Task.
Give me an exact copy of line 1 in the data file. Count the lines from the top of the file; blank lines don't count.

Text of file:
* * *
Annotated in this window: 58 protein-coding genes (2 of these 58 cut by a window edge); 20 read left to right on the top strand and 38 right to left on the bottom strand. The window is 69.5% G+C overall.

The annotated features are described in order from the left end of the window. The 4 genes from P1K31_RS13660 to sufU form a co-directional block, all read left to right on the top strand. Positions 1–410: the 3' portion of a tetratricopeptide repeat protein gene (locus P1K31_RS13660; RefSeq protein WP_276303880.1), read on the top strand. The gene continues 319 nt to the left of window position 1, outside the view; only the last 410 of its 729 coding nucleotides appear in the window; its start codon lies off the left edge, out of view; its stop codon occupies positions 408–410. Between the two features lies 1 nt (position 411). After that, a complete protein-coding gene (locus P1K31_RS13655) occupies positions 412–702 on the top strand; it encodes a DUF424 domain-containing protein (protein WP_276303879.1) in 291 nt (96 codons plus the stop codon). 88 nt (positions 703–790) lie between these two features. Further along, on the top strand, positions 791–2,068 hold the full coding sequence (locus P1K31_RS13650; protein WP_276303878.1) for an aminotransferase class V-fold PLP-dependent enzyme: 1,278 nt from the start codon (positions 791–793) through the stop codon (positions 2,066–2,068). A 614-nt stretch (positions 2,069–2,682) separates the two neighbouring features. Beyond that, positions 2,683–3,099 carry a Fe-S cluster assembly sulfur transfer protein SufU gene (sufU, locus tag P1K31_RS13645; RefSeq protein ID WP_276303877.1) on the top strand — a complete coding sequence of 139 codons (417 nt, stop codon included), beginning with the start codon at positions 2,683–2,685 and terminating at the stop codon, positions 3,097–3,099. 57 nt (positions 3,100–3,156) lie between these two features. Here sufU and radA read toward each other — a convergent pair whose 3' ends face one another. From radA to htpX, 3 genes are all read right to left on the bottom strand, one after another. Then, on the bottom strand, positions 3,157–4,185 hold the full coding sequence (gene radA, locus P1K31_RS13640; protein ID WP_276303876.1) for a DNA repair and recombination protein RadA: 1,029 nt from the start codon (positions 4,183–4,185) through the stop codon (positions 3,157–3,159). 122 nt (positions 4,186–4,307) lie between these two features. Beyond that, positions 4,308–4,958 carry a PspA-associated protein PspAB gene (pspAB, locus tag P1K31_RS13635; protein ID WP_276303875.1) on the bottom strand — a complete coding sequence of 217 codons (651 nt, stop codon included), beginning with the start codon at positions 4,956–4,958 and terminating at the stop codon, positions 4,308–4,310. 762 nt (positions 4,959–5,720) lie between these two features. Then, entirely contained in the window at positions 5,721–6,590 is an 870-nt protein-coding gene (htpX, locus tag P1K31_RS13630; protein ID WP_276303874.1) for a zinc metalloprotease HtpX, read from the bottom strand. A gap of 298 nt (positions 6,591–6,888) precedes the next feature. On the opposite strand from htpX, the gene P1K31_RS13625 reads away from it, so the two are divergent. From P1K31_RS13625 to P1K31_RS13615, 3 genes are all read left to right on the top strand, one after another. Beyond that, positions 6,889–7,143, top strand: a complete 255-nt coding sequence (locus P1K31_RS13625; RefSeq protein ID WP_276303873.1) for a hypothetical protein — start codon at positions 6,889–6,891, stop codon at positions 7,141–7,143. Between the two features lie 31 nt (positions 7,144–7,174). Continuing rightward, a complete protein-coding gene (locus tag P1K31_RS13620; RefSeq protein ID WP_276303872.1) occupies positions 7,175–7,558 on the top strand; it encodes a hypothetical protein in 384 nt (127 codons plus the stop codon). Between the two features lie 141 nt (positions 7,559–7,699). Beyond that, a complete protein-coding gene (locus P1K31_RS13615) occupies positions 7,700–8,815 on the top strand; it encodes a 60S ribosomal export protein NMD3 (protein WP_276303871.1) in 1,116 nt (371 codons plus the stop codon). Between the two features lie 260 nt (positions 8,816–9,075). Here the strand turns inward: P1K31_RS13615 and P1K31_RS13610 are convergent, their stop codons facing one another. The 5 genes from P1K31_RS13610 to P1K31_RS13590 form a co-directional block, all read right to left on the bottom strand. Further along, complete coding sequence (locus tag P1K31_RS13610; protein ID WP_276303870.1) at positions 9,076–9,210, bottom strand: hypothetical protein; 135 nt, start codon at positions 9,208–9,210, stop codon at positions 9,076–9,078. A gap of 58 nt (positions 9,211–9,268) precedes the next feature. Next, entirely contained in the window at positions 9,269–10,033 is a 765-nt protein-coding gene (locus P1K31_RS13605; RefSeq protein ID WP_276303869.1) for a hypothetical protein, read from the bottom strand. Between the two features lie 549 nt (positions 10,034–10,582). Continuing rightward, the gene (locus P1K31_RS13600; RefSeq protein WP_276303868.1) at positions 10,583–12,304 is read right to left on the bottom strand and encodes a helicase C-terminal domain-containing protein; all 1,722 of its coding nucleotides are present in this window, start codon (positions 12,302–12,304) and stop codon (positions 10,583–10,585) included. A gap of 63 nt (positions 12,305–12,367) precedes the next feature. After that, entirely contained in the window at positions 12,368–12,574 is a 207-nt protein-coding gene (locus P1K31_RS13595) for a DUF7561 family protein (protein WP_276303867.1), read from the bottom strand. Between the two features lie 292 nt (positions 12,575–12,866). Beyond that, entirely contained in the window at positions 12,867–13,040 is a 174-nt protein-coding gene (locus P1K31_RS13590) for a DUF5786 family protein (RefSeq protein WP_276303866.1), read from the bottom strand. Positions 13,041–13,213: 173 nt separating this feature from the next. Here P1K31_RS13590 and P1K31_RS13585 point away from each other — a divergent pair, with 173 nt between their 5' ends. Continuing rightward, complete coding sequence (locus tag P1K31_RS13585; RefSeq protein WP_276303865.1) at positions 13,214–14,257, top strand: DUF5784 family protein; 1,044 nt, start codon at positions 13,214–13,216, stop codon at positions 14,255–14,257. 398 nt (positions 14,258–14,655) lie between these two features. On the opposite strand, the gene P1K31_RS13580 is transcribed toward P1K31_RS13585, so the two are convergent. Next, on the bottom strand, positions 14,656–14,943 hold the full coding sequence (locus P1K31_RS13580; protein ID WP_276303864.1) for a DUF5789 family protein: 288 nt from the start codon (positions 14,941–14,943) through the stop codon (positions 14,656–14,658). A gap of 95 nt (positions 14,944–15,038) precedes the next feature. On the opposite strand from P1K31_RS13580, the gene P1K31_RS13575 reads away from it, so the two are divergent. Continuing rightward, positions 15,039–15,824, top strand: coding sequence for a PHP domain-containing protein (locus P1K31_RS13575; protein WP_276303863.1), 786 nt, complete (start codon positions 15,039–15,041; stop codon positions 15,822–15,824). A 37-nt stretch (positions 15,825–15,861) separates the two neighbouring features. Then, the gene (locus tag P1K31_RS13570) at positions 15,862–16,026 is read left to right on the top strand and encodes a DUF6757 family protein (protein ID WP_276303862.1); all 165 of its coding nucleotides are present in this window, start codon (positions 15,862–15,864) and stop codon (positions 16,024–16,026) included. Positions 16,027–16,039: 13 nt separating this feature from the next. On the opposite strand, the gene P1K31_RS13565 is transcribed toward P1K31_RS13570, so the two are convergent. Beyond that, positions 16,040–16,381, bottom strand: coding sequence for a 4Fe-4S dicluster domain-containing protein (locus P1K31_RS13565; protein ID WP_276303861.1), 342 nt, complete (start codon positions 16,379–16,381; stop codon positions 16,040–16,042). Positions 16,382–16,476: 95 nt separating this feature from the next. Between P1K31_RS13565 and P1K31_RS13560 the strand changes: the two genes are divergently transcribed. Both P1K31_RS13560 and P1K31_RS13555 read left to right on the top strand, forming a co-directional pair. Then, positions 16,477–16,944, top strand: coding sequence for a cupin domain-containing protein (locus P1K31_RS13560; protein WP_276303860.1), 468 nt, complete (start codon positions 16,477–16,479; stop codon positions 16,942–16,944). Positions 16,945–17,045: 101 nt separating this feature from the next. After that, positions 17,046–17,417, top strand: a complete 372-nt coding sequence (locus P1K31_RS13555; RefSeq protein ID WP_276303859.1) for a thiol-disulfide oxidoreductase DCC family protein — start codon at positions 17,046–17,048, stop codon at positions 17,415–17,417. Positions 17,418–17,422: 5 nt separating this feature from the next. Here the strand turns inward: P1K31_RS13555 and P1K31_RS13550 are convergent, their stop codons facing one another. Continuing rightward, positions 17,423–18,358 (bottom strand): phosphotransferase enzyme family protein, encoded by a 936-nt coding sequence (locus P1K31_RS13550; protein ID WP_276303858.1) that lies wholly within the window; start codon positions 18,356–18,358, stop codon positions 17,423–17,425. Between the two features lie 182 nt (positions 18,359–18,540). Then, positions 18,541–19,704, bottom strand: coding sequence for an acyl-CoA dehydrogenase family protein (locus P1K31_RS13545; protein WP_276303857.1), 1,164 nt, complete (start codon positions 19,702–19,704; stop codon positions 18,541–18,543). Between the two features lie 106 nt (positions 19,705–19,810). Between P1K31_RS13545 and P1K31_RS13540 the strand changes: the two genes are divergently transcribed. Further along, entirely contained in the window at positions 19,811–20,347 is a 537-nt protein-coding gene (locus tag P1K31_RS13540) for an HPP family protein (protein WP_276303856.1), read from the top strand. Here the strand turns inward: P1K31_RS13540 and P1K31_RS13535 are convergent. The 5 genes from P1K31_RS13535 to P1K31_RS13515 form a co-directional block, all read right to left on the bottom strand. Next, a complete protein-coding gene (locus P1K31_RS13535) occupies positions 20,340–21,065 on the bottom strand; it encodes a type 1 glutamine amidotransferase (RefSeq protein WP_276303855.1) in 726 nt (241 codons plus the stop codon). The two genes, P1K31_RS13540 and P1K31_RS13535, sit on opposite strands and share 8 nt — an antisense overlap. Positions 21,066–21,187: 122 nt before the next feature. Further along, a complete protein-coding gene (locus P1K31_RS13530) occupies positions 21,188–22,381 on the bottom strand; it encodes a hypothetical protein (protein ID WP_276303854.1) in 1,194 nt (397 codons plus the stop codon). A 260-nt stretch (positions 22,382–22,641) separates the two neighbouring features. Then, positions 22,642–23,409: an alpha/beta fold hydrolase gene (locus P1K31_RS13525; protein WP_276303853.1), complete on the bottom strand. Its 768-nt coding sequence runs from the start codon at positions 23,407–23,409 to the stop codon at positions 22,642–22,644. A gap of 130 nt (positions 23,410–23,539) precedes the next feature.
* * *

Annotated in this window: 58 protein-coding genes (2 of these 58 cut by a window edge); 20 read left to right on the top strand and 38 right to left on the bottom strand. The window is 69.5% G+C overall.